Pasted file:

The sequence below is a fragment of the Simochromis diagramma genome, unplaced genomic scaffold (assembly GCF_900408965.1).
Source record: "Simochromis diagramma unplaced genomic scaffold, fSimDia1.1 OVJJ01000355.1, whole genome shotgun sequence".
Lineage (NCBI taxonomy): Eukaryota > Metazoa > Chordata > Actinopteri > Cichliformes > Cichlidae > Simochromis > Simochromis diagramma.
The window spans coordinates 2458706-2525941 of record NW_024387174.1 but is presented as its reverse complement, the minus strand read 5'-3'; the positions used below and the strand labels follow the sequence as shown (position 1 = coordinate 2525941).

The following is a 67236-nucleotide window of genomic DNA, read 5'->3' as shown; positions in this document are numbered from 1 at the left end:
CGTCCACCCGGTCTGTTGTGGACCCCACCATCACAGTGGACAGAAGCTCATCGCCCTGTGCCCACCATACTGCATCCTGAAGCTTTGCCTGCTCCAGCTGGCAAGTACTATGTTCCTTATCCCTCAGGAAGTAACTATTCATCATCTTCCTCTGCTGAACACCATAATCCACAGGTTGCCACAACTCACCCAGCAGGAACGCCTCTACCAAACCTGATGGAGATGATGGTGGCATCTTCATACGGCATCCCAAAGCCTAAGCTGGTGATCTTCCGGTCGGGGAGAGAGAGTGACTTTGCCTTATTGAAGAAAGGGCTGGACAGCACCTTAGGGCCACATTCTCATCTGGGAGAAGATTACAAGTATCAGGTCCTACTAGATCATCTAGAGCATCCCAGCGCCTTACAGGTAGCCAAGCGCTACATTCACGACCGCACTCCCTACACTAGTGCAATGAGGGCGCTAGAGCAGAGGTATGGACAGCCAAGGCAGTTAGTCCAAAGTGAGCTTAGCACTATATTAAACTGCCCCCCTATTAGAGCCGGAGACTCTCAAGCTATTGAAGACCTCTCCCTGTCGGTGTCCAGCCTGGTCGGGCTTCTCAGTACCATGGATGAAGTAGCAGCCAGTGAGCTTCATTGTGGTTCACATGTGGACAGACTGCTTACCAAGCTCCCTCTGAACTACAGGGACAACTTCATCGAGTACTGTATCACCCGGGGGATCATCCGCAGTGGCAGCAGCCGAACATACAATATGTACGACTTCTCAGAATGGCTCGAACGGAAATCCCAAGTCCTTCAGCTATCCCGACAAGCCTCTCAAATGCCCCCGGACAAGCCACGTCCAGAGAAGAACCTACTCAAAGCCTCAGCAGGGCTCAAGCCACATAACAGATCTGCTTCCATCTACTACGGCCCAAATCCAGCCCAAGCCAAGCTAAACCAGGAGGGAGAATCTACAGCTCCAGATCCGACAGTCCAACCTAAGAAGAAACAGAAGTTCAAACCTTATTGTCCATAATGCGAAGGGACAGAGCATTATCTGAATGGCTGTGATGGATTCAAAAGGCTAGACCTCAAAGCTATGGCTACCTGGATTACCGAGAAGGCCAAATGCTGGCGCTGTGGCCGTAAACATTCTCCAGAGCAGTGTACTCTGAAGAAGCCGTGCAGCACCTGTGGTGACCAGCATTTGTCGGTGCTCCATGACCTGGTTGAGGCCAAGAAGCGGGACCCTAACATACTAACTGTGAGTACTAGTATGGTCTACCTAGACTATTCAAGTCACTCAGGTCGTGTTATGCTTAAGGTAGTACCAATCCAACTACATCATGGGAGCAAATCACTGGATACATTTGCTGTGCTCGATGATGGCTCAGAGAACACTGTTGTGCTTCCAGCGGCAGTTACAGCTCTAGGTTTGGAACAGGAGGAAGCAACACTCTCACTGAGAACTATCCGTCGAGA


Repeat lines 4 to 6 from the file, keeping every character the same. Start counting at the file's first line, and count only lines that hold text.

The window spans coordinates 2458706-2525941 of record NW_024387174.1 but is presented as its reverse complement, the minus strand read 5'-3'; the positions used below and the strand labels follow the sequence as shown (position 1 = coordinate 2525941).

The following is a 67236-nucleotide window of genomic DNA, read 5'->3' as shown; positions in this document are numbered from 1 at the left end:
CGTCCACCCGGTCTGTTGTGGACCCCACCATCACAGTGGACAGAAGCTCATCGCCCTGTGCCCACCATACTGCATCCTGAAGCTTTGCCTGCTCCAGCTGGCAAGTACTATGTTCCTTATCCCTCAGGAAGTAACTATTCATCATCTTCCTCTGCTGAACACCATAATCCACAGGTTGCCACAACTCACCCAGCAGGAACGCCTCTACCAAACCTGATGGAGATGATGGTGGCATCTTCATACGGCATCCCAAAGCCTAAGCTGGTGATCTTCCGGTCGGGGAGAGAGAGTGACTTTGCCTTATTGAAGAAAGGGCTGGACAGCACCTTAGGGCCACATTCTCATCTGGGAGAAGATTACAAGTATCAGGTCCTACTAGATCATCTAGAGCATCCCAGCGCCTTACAGGTAGCCAAGCGCTACATTCACGACCGCACTCCCTACACTAGTGCAATGAGGGCGCTAGAGCAGAGGTATGGACAGCCAAGGCAGTTAGTCCAAAGTGAGCTTAGCACTATATTAAACTGCCCCCCTATTAGAGCCGGAGACTCTCAAGCTATTGAAGACCTCTCCCTGTCGGTGTCCAGCCTGGTCGGGCTTCTCAGTACCATGGATGAAGTAGCAGCCAGTGAGCTTCATTGTGGTTCACATGTGGACAGACTGCTTACCAAGCTCCCTCTGAACTACAGGGACAACTTCATCGAGTACTGTATCACCCGGGGGATCATCCGCAGTGGCAGCAGCCGAACATACAATATGTACGACTTCTCAGAATGGCTCGAACGGAAATCCCAAGTCCTTCAGCTATCCCGACAAGCCTCTCAAATGCCCCCGGACAAGCCACGTCCAGAGAAGAACCTACTCAAAGCCTCAGCAGGGCTCAAGCCACATAACAGATCTGCTTCCATCTACTACGGCCCAAATCCAGCCCAAGCCAAGCTAAACCAGGAGGGAGAATCTACAGCTCCAGATCCGACAGTCCAACCTAAGAAGAAACAGAAGTTCAAACCTTATTGTCCATAATGCGAAGGGACAGAGCATTATCTGAATGGCTGTGATGGATTCAAAAGGCTAGACCTCAAAGCTATGGCTACCTGGATTACCGAGAAGGCCAAATGCTGGCGCTGTGGCCGTAAACATTCTCCAGAGCAGTGTACTCTGAAGAAGCCGTGCAGCACCTGTGGTGACCAGCATTTGTCGGTGCTCCATGACCTGGTTGAGGCCAAGAAGCGGGACCCTAACATACTAACTGTGAGTACTAGTATGGTCTACCTAGACTATTCAAGTCACTCAGGTCGTGTTATGCTTAAGGTAGTACCAATCCAACTACATCATGGGAGCAAATCACTGGATACATTTGCTGTGCTCGATGATGGCTCAGAGAACACTGTTGTGCTTCCAGCGGCAGTTACAGCTCTAGGTTTGGAACAGGAGGAAGCAACACTCTCACTGAGAACTATCCGTCGAGA